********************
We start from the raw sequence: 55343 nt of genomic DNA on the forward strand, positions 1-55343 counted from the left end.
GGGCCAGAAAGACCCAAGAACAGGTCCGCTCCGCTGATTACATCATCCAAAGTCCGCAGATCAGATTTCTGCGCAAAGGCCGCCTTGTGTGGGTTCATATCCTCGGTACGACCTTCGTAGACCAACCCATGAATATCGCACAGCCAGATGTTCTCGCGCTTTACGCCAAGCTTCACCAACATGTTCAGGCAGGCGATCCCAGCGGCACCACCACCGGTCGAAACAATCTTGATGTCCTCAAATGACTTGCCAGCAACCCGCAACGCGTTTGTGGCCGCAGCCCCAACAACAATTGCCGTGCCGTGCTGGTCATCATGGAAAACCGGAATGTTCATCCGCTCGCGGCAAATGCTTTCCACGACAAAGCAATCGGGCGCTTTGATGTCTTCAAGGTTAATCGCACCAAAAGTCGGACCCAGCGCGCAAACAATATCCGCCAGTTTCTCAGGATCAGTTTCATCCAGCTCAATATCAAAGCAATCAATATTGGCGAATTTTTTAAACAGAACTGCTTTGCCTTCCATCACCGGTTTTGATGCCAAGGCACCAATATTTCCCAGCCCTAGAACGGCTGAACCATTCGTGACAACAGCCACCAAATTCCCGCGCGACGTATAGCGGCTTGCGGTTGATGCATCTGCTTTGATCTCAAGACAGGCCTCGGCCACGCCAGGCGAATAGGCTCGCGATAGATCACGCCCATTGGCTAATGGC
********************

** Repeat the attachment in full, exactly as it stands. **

We start from the raw sequence: 55343 nt of genomic DNA on the forward strand, positions 1-55343 counted from the left end.
GGGCCAGAAAGACCCAAGAACAGGTCCGCTCCGCTGATTACATCATCCAAAGTCCGCAGATCAGATTTCTGCGCAAAGGCCGCCTTGTGTGGGTTCATATCCTCGGTACGACCTTCGTAGACCAACCCATGAATATCGCACAGCCAGATGTTCTCGCGCTTTACGCCAAGCTTCACCAACATGTTCAGGCAGGCGATCCCAGCGGCACCACCACCGGTCGAAACAATCTTGATGTCCTCAAATGACTTGCCAGCAACCCGCAACGCGTTTGTGGCCGCAGCCCCAACAACAATTGCCGTGCCGTGCTGGTCATCATGGAAAACCGGAATGTTCATCCGCTCGCGGCAAATGCTTTCCACGACAAAGCAATCGGGCGCTTTGATGTCTTCAAGGTTAATCGCACCAAAAGTCGGACCCAGCGCGCAAACAATATCCGCCAGTTTCTCAGGATCAGTTTCATCCAGCTCAATATCAAAGCAATCAATATTGGCGAATTTTTTAAACAGAACTGCTTTGCCTTCCATCACCGGTTTTGATGCCAAGGCACCAATATTTCCCAGCCCTAGAACGGCTGAACCATTCGTGACAACAGCCACCAAATTCCCGCGCGACGTATAGCGGCTTGCGGTTGATGCATCTGCTTTGATCTCAAGACAGGCCTCGGCCACGCCAGGCGAATAGGCTCGCGATAGATCACGCCCATTGGCTAATGGC